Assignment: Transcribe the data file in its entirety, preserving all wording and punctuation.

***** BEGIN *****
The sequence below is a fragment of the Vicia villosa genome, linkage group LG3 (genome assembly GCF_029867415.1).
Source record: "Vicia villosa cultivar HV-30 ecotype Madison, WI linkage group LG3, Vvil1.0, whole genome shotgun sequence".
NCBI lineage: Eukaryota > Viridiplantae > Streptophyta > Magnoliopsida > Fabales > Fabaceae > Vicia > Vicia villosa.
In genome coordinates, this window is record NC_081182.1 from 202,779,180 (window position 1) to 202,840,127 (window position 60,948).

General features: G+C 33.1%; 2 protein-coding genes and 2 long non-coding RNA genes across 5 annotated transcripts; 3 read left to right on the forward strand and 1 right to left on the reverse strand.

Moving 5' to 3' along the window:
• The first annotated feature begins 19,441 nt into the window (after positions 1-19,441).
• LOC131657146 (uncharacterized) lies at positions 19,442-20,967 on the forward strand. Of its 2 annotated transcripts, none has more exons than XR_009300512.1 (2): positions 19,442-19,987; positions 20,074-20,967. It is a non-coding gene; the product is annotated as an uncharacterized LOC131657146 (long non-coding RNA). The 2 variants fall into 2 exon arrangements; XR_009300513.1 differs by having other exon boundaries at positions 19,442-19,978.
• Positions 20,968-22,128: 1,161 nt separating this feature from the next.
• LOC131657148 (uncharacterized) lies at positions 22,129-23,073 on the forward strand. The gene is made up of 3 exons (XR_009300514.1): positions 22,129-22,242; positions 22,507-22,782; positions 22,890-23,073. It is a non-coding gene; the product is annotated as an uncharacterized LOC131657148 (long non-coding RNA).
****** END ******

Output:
The sequence below is a fragment of the Vicia villosa genome, linkage group LG3 (genome assembly GCF_029867415.1).
Source record: "Vicia villosa cultivar HV-30 ecotype Madison, WI linkage group LG3, Vvil1.0, whole genome shotgun sequence".
NCBI lineage: Eukaryota > Viridiplantae > Streptophyta > Magnoliopsida > Fabales > Fabaceae > Vicia > Vicia villosa.
In genome coordinates, this window is record NC_081182.1 from 202,779,180 (window position 1) to 202,840,127 (window position 60,948).

General features: G+C 33.1%; 2 protein-coding genes and 2 long non-coding RNA genes across 5 annotated transcripts; 3 read left to right on the forward strand and 1 right to left on the reverse strand.

Moving 5' to 3' along the window:
• The first annotated feature begins 19,441 nt into the window (after positions 1-19,441).
• LOC131657146 (uncharacterized) lies at positions 19,442-20,967 on the forward strand. Of its 2 annotated transcripts, none has more exons than XR_009300512.1 (2): positions 19,442-19,987; positions 20,074-20,967. It is a non-coding gene; the product is annotated as an uncharacterized LOC131657146 (long non-coding RNA). The 2 variants fall into 2 exon arrangements; XR_009300513.1 differs by having other exon boundaries at positions 19,442-19,978.
• Positions 20,968-22,128: 1,161 nt separating this feature from the next.
• LOC131657148 (uncharacterized) lies at positions 22,129-23,073 on the forward strand. The gene is made up of 3 exons (XR_009300514.1): positions 22,129-22,242; positions 22,507-22,782; positions 22,890-23,073. It is a non-coding gene; the product is annotated as an uncharacterized LOC131657148 (long non-coding RNA).